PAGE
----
November 22, 2018
Market research surveys
Customer relationships are your currency. Building strong customer relationships should be every marketer’s number one priority. To build a relationship from the ground up, you need to stop talking, posting and assuming without direction. Instead, you need to start listening.
A great way to get you listening is a market research survey. It’s just one of many steps you can take to ensure that you’re on the right path to customer success. Drawing insights into how your customers think and feel will help you deliver a solution that people love and keep coming back to.
However, market research that is not actioned is just a number. So, here are some tips on how to conduct a market research survey that will strengthen the relationship you have with your customers.
Define your objectives
Ask yourself the purpose of your market research survey. For example, do you want to receive feedback on a new product, understand the state of your industry or know how people feel about your brand? No matter what you’d like to know, ensure that you have a well-defined objective with one overarching question.
The objective of your survey is your starting point, and it helps to determine the rest of your market research strategy.
Outline the right audience
Based on your objectives, identify a target group of people to answer your question. Not everyone will engage with your survey, so to boost interaction find your most valuable customers. To send your survey to the right audience, filter your leads with Autopilot’s Segment integration. With this integration, you can send your survey to people who perform certain actions on your website, users who log-in most frequently or customers who gave you a high NPS.
Develop your questions
For the best results, create a survey that’s short, sweet and to the point. Acknowledge that your customer’s time is precious and don’t ask them everything under the sun. For market research, quantitative data outperforms qualitative data.
To collect valuable quantitative data, ask open-ended questions and avoid fixed answers. To find out exactly how people feel, allow survey respondents to answer in their own terms. For example instead of asking: “Do you like our new product?” (which elicits a “yes” or “no” response), ask: “What do you like/dislike about our new product?” This gives respondents the opportunity to provide a longer answer and give negative or positive feedback.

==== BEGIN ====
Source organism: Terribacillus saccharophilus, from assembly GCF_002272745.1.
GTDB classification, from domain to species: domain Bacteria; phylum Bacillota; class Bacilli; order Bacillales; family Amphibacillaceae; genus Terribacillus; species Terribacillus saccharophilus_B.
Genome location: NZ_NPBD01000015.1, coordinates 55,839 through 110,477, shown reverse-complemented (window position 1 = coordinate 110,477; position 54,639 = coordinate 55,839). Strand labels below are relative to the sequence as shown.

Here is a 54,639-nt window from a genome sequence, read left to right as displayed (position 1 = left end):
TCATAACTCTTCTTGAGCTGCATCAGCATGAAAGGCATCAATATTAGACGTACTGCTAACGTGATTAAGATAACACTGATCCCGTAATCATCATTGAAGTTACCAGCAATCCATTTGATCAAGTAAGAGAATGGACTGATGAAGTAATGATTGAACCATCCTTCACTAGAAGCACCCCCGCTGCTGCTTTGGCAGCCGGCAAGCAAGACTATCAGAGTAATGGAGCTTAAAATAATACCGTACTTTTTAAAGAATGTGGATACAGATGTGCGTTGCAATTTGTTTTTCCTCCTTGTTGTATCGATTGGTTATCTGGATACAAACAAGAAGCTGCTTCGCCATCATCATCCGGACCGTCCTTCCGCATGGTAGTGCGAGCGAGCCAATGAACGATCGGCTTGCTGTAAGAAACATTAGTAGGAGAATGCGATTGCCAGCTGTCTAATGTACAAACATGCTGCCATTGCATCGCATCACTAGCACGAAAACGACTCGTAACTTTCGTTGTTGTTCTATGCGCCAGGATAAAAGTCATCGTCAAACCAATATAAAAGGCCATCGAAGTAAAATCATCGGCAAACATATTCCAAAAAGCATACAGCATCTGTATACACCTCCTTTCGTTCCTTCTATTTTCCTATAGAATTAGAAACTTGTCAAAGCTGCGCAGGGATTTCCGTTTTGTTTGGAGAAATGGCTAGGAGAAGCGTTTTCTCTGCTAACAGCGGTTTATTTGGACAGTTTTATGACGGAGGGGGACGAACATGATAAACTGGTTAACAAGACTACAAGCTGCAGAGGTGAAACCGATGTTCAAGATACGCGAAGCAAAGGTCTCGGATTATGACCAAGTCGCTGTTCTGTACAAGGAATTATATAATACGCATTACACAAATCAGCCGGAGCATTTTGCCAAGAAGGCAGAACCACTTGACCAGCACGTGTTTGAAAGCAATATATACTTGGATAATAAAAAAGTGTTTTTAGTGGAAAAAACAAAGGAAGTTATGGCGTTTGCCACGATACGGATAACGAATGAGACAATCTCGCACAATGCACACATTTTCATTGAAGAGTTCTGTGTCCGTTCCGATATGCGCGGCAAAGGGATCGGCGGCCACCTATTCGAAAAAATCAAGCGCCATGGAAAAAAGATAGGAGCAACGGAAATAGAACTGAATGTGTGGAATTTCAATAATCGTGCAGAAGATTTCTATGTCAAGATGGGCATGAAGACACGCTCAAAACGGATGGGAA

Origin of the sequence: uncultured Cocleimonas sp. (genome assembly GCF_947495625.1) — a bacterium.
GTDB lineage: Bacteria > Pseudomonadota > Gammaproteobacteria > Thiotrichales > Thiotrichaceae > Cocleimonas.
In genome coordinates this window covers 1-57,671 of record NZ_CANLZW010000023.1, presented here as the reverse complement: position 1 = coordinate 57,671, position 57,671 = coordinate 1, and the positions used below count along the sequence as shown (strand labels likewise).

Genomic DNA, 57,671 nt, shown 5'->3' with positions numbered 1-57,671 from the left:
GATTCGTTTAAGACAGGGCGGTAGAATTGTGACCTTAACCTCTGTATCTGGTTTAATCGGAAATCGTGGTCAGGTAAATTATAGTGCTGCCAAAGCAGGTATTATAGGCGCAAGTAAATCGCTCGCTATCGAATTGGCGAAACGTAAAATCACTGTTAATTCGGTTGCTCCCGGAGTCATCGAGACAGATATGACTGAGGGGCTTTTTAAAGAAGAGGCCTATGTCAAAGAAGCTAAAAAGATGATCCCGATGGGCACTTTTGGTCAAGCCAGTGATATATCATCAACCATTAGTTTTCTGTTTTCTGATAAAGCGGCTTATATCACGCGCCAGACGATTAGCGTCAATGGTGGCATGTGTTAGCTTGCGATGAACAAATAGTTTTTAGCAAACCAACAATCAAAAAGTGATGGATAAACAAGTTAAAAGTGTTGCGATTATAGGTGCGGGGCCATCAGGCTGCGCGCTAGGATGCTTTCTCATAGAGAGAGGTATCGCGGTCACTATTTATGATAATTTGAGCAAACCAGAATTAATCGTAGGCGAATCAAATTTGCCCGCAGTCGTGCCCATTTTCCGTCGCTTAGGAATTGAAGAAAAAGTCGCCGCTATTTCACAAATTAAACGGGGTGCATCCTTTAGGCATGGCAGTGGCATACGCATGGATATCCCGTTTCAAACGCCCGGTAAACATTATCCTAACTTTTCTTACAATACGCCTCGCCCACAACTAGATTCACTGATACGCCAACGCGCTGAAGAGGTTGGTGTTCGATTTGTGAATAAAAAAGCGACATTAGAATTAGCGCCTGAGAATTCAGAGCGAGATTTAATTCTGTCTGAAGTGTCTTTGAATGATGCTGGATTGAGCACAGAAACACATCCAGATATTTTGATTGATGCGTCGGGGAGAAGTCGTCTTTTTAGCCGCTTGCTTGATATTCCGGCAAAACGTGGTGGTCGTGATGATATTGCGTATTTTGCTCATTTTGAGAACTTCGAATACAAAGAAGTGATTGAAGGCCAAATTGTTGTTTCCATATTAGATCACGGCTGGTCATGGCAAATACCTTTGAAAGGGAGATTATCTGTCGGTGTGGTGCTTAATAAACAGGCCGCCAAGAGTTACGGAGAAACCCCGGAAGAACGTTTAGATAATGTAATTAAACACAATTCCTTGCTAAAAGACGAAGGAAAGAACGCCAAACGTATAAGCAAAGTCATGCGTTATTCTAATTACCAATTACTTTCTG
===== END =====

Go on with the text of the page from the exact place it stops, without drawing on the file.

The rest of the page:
Once you’ve finalized your questions, arrange them in a logical order, so they scale from general to specific. You can also include logic jumps for people who give certain responses, so they don’t waste time answering questions that don’t apply to them.
Also, don’t forget to collect vital information like name, email address and phone number in case you need to follow-up with respondents or send them a thank-you gift.
Choose your survey wisely
Historically, people hate filling out forms. A staggering 81 percent of people abandon filling out a form in the first section. So, don’t make your survey feel like just another online form. Say goodbye to old forms and hello to conversational forms with Autopilot’s Typeform integration. With Typeform, you can create a form that speaks to your customers, just as you would in a natural conversation. Adding Typeform to a customer journey allows you to follow-up with people who respond to your market research survey and organize their feedback.
Promote your survey
The first step of promoting your survey is not calling it a market research survey. Be authentic with your customers and ask for their feedback, advice, opinion, etc. With a small sample size, test the promotion of your survey. Use an AB Split test to see what email subject lines work and review how long it takes for people to complete. If there’s a drop off rate after a specific question, your flow or language may need tweaking.
Give the right incentive
Research is a two-way street. Collecting market research is valuable to strengthening your relationship with your customers. Ensure that your customer’s information and personal opinion is valued by giving all respondents an incentive. This incentive could be a cash gift, product credit or discount.
However, sometimes the wrong incentive can cause more harm than good. So choose an incentive that seems right for the information you’re collecting. You may want to consider tying the incentive into your product. For example, give customers who respond to a product-related survey a one-month free subscription.
Action the results
Collect and organize your survey results so you can start actioning feedback. Sort your questions and responses into categories, highlight common themes and assign the right team members to review. You may want to consider creating a priority matrix to define what feedback you can action and how much time it will take to implement.
For customers who give great feedback (hint: these customers are your best asset), you may want to redefine them as a brand promoter. Add these respondents to a new customer journey and incentivize them for spreading the word about your brand.